The experts say there's things
He should've done better
But instead he's just dying young
– Vic Chesnutt, "Dying Young"
The Christmas Day death of singer-songwriter Vic Chesnutt, who had been partially paralyzed since a drunk-driving car crash when he was 18, could be spun as a story about chemical abuse, depression or suicide. But at bottom (see his "When the Bottom Fell Out" below), it's a story about health care in America.
If you have a pre-existing condition that requires ongoing treatment, and are a self-employed musician in employer-based system, you're not likely to be enjoying the "greatest health care system in the world."
He spoke at length December 1st on "Fresh Air" about his struggles with the health care system, and in another interview, he said:
I'm not too eloquent talking about these things. I was making payments, but I can't anymore and I really have no idea what I'm going to do. It seems absurd they can charge this much. When I think about all this, it gets me so furious. I could die tomorrow because of other operations I need that I can't afford. I could die any day now, but I don't want to pay them another nickel.
Back in 1996, a Chesnutt Tribute album called "Sweet Relief II: Gravity of the Situation," helped raise money for his medical bills — and was intended to perhaps goose him out of obscurity so he could make a better living. At the time, he was quoted in a Strib story by Jon Bream about medical insurance for musicians.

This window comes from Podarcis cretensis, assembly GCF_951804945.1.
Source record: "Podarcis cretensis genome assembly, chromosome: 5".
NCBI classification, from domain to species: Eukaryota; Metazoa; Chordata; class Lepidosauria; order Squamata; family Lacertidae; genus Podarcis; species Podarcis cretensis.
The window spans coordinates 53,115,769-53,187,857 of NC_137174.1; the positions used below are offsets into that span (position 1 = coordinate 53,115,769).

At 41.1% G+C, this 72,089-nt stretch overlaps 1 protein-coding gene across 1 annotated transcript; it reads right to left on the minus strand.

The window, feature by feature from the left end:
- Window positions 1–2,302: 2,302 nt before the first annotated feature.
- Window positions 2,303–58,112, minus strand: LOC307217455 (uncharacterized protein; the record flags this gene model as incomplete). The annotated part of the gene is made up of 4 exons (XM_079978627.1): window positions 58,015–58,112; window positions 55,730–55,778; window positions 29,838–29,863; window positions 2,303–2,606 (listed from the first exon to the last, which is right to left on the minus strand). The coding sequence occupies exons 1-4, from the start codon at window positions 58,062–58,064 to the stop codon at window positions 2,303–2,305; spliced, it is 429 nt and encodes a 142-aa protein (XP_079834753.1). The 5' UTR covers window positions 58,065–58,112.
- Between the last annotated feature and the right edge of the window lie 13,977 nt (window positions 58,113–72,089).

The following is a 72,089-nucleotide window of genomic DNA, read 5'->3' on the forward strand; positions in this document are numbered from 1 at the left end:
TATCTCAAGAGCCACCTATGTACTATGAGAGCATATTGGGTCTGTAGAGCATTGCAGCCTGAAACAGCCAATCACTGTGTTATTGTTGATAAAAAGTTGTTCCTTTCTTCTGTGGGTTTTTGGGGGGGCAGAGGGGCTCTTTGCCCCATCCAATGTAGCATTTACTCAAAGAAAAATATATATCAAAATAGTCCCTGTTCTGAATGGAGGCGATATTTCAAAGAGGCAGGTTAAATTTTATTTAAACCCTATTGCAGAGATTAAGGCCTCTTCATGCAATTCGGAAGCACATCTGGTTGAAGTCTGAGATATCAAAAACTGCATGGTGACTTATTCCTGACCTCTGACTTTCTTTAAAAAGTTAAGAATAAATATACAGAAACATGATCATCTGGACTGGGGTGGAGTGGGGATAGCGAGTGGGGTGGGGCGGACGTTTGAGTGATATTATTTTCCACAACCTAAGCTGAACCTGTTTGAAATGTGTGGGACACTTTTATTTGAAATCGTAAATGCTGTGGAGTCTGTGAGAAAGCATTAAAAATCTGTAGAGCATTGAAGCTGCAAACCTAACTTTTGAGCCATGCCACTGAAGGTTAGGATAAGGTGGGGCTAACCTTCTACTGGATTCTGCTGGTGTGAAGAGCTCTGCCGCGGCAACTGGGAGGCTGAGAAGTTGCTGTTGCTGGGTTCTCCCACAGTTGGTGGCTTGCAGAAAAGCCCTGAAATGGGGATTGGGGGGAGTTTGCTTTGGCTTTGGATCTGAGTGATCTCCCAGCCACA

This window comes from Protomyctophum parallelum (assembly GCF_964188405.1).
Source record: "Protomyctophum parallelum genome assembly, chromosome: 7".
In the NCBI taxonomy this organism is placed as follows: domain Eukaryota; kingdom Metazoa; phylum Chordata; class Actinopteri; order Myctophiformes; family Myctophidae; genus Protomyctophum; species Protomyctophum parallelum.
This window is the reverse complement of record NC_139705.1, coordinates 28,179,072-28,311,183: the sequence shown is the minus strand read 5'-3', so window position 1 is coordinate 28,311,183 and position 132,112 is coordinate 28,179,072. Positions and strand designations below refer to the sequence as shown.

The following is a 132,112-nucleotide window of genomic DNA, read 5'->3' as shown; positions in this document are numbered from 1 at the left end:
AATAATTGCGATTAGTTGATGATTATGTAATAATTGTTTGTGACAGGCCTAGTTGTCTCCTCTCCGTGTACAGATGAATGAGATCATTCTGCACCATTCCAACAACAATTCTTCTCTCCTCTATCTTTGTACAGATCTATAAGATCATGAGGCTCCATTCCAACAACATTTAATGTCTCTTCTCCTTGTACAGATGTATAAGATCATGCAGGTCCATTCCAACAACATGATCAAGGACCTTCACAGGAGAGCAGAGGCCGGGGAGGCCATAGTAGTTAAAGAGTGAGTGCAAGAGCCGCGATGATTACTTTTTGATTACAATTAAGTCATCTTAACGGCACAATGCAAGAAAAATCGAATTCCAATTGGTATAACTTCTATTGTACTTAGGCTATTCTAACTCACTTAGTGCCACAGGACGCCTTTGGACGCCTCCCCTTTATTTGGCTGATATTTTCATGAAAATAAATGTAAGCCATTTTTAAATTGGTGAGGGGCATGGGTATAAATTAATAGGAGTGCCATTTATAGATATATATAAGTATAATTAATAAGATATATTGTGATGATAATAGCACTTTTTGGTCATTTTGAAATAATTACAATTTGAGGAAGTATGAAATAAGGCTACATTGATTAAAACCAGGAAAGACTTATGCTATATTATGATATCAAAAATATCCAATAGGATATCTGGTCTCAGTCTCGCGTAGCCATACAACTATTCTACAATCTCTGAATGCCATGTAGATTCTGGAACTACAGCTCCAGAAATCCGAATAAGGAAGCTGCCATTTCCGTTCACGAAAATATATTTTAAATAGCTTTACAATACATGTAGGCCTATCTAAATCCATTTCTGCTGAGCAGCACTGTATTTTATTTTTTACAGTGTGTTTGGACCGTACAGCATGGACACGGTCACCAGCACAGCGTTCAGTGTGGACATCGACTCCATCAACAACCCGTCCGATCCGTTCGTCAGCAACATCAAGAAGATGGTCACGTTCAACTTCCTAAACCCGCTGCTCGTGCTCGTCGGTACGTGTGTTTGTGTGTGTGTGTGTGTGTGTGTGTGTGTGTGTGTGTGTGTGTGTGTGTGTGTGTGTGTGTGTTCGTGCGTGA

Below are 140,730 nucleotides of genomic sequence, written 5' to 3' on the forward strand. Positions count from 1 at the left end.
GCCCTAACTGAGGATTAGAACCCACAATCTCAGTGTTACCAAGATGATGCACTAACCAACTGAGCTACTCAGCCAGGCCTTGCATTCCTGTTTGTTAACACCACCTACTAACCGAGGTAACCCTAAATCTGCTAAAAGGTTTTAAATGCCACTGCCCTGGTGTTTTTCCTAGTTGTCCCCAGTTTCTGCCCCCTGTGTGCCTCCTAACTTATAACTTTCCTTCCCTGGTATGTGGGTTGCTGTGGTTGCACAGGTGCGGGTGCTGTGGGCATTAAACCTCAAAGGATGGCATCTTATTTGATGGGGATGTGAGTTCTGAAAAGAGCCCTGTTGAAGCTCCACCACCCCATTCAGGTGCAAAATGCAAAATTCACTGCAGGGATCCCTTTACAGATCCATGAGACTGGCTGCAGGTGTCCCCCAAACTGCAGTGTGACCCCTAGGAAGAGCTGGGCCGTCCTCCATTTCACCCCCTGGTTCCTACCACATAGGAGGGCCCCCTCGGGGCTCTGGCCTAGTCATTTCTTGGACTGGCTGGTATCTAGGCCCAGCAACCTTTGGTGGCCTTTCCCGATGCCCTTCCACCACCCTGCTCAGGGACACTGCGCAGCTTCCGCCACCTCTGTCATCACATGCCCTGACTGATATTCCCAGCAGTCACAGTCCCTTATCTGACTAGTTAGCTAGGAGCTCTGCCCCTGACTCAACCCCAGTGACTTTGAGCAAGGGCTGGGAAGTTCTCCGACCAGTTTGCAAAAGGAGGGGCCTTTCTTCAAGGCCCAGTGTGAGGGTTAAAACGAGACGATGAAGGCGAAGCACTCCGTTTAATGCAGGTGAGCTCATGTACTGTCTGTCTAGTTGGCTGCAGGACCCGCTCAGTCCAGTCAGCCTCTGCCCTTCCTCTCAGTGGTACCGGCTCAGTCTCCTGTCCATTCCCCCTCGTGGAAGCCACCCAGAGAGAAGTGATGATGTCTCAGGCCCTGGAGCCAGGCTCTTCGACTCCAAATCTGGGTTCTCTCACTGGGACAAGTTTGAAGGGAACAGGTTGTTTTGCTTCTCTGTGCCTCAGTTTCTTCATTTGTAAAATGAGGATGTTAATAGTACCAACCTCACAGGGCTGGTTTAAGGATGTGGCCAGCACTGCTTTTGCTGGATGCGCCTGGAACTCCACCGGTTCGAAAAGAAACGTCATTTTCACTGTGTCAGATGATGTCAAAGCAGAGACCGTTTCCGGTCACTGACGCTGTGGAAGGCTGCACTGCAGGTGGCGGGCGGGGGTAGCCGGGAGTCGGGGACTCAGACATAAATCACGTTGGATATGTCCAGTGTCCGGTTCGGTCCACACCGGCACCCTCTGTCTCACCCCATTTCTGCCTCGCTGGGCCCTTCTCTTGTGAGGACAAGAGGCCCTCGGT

Even thirteen years later, a difficult and obscure artists can't go back to the well for another tribute album. So the greatest outpouring comes too late.
"A lot of musicians are living supper to supper" and can't pay for insurance. "It's really scary," said Chesnutt, pop's most prominent paraplegic singer-songwriter. "I was lucky enough: I had a job when I crashed. I was working at Hardee's and at a cotton mill, too. So I'd paid in Social Security for a couple of years and I automatically got Medicaid, which is a great thing. If not, my family would've been starved to death. It would've sucked them dry."